Simple honey warming cabinet

If your honey is anything like my honey it will be starting to crystallize about now and although crystallization in honey is a natural process can result in hard gritty honey with large crystals that resemble sugar crystals.

Last year I made some soft set honey and it worked well and to me soft set honey is lovely on toast as the smooth texture is less likely to run off the side of the toast and end in your lap.

This is an excellent video showing how to make softest honey

So this year as I had jarred all my honey and despite reasonable sales I have a cupboard of crystallizing honey. So I decided I needed to make myself a small honey warming cabinet to gradually warm the honey over time and reverse the crystallizing process.

It’s important to warm the honey slowly and not to exceed 45 degrees C as anything above can damage the honey and all its health benefits.

It is possible to warm a few jars in the microwave but can take time as you have to have the microwave on a low power setting for a minute or two then let the honey stand for a few mins and then back in the microwave once more and repeat until the honey is warm enough to stir. The problem with the microwave is you get hot spots even if you have been carful and obviously remove the lids. The thing I have never understood about microwaves is that you cannot put any metal inside unless you want a fire work display but the stainless steel interior microwave I had a few years ago was ok??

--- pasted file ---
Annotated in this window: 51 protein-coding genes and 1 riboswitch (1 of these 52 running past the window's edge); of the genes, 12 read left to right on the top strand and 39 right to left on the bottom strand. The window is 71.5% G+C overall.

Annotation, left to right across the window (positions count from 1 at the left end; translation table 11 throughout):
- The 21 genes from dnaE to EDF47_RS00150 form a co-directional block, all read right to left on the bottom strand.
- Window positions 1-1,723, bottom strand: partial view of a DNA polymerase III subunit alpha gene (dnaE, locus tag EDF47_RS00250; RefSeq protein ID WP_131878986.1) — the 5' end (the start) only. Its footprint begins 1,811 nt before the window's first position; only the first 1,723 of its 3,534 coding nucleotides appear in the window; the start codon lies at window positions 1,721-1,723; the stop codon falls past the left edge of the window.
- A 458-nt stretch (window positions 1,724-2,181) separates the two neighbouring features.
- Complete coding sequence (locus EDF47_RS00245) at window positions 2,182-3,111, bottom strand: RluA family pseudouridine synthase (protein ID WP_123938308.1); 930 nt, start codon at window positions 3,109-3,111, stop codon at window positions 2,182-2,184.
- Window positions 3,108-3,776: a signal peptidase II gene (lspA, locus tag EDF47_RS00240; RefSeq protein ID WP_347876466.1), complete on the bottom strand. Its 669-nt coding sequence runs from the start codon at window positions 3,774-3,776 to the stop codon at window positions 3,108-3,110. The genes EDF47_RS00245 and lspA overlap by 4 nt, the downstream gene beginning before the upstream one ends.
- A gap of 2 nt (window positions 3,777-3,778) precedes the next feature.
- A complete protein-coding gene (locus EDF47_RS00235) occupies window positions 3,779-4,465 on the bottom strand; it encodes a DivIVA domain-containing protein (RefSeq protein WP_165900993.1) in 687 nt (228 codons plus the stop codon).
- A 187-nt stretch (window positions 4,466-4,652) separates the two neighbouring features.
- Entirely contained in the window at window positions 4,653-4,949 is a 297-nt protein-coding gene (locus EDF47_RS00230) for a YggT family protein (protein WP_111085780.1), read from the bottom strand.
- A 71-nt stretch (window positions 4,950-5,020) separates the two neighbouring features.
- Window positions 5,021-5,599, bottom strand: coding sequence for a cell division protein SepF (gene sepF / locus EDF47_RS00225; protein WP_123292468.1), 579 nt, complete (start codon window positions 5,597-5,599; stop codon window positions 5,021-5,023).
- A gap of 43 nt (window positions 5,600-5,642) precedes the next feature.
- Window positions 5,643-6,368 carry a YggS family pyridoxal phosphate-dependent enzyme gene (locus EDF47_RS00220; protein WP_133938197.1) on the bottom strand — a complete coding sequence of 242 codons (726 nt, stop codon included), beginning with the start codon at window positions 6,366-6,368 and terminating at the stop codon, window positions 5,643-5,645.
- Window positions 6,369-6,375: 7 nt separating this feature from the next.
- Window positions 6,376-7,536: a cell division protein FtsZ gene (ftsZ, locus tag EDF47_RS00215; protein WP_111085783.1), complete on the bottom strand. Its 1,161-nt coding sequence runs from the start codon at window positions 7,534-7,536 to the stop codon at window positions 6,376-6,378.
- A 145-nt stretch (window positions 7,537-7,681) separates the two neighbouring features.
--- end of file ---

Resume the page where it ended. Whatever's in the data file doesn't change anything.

Some people with fancy ovens with accurate low settings can warm a few jars in the oven. Also some people have nice warm airing cupboards to keep the honey warm and this will slow down the crystallization but won’t be warm enough to soften crystallized honey.

People convert old fridges or chest freezers into warming cabinets. They have to fit small thermostatically controlled heating elements into them and a fan helps to circulate the air to achieve an even heat. The fridge freezer approach is a good one if you have large buckets of solid Oil Seed Rape honey but a big hammer to crack a nut if all you want to do is soften a few jars of honey besides chest freezers don’t fit well into narrowboats.

So this is my approach to my crystallizing honey a simple plywood box that hooks over a radiator and a simple door that just hooks over the top. The box has two strips of foam that takes up the lumps and bumps of my 1920’s cast iron radiator and it holds 12 jars.




At first during November it was slow as my fire was only lit for shorter periods but as I have been turning up the heat with the colder nights is working brilliantly and softens the honey with ease. I need to test the temperature inside the cabinet and will when I get my hands on a temperature gauge but suspect it will be well under 45 degrees and if it goes close I can regulate the temperature by moving the door to one side.

I know it’s not the prettiest of items at the moment and as it is working so well may construct one from a nice timber for next year so it can stay on the boat and double up as storage during the year when not needed as a warming cupboard. I also now realise my walls below my gunnels perhaps needs painting and another job on the list.

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3 Responses to Simple honey warming cabinet

  1. David says:

    I’ve found one of those cheap-as-chips indoor/outdoor wireless weather stations from somewhere like Maplin (a fiver in the sales) is useful to detect the temperature in my honey warming cabinet. Also great to check my overwintering mini-nucs aren’t getting frozen solid (though no chance of that this winter … 😦 ).

  2. Pingback: Warming honey | Beekeeping afloat

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